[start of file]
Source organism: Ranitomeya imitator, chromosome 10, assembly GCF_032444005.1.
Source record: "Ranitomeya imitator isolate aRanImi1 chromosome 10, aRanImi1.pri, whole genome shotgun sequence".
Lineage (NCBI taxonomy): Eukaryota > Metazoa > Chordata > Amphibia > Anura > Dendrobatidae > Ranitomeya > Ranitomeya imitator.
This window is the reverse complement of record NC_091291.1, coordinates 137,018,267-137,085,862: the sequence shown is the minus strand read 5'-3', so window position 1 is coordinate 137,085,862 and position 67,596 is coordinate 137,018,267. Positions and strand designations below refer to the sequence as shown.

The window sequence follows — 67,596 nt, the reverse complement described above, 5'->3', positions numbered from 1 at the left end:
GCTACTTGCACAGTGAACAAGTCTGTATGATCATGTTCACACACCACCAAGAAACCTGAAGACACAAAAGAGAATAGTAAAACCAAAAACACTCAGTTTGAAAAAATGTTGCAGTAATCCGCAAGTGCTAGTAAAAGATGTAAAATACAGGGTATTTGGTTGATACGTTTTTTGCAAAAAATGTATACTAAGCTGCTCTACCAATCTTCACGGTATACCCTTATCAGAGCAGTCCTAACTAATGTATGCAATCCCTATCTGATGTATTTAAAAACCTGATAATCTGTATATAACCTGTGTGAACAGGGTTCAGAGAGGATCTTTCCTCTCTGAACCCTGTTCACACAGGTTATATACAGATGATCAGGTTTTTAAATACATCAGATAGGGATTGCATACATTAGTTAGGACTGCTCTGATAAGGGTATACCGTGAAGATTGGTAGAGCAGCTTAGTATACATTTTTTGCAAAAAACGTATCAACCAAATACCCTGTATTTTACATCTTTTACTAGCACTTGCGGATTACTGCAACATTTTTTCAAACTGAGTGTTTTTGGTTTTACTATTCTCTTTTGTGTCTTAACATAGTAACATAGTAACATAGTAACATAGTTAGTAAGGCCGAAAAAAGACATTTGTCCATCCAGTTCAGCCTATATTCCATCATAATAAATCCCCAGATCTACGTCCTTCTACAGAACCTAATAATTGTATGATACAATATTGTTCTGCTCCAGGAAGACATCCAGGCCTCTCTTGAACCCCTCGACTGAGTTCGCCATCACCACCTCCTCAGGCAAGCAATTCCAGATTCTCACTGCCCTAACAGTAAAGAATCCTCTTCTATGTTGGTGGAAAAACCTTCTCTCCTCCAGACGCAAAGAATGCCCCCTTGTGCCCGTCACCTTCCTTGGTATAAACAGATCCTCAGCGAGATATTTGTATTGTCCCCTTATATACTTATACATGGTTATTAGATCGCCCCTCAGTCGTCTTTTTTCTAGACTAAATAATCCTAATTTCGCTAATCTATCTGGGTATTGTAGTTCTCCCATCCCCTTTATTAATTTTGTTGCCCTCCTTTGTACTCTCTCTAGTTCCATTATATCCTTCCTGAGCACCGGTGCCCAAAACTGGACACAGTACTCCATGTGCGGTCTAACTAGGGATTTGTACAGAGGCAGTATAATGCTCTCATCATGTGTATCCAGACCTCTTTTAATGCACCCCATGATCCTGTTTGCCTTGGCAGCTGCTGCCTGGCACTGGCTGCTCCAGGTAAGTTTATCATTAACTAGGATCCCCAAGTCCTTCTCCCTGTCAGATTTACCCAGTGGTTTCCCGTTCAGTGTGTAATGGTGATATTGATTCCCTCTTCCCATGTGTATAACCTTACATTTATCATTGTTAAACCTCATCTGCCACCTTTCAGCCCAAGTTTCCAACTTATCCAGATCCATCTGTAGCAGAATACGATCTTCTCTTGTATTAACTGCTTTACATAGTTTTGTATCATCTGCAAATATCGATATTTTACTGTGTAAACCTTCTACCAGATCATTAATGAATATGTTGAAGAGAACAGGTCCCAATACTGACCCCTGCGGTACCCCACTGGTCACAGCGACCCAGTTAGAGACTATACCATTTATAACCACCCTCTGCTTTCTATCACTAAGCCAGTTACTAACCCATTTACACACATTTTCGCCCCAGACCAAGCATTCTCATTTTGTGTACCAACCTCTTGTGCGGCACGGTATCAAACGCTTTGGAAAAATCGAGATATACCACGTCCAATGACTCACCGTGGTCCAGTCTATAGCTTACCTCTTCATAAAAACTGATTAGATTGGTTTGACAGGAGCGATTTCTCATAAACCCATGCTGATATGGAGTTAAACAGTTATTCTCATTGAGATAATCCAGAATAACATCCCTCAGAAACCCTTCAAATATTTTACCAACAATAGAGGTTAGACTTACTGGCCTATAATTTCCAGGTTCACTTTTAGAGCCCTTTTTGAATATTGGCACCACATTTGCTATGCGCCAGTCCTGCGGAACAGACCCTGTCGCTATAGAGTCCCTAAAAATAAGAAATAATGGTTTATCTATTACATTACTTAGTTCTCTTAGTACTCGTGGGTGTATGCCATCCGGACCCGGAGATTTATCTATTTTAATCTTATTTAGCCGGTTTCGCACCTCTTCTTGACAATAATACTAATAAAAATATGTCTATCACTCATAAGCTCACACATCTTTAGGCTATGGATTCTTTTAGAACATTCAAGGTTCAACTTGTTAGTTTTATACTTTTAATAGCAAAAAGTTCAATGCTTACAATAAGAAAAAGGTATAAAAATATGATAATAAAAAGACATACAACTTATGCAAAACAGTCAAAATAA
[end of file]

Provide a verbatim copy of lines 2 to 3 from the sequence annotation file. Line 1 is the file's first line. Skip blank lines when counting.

Source record: "Ranitomeya imitator isolate aRanImi1 chromosome 10, aRanImi1.pri, whole genome shotgun sequence".
Lineage (NCBI taxonomy): Eukaryota > Metazoa > Chordata > Amphibia > Anura > Dendrobatidae > Ranitomeya > Ranitomeya imitator.